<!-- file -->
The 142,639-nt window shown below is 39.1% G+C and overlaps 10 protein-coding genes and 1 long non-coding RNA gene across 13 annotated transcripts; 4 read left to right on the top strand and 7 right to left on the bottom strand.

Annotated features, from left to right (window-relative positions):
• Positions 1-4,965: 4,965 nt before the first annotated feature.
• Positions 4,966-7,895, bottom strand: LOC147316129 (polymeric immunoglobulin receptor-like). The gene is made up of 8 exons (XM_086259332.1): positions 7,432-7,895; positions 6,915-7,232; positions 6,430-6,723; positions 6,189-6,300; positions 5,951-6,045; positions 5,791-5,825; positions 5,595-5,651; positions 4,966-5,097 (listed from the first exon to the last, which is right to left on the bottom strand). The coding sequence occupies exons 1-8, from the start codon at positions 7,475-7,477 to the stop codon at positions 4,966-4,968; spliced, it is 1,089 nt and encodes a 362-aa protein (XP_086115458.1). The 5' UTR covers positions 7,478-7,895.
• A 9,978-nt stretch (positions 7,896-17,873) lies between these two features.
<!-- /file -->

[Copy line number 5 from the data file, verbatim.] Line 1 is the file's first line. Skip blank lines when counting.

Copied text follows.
• A 9,978-nt stretch (positions 7,896-17,873) lies between these two features.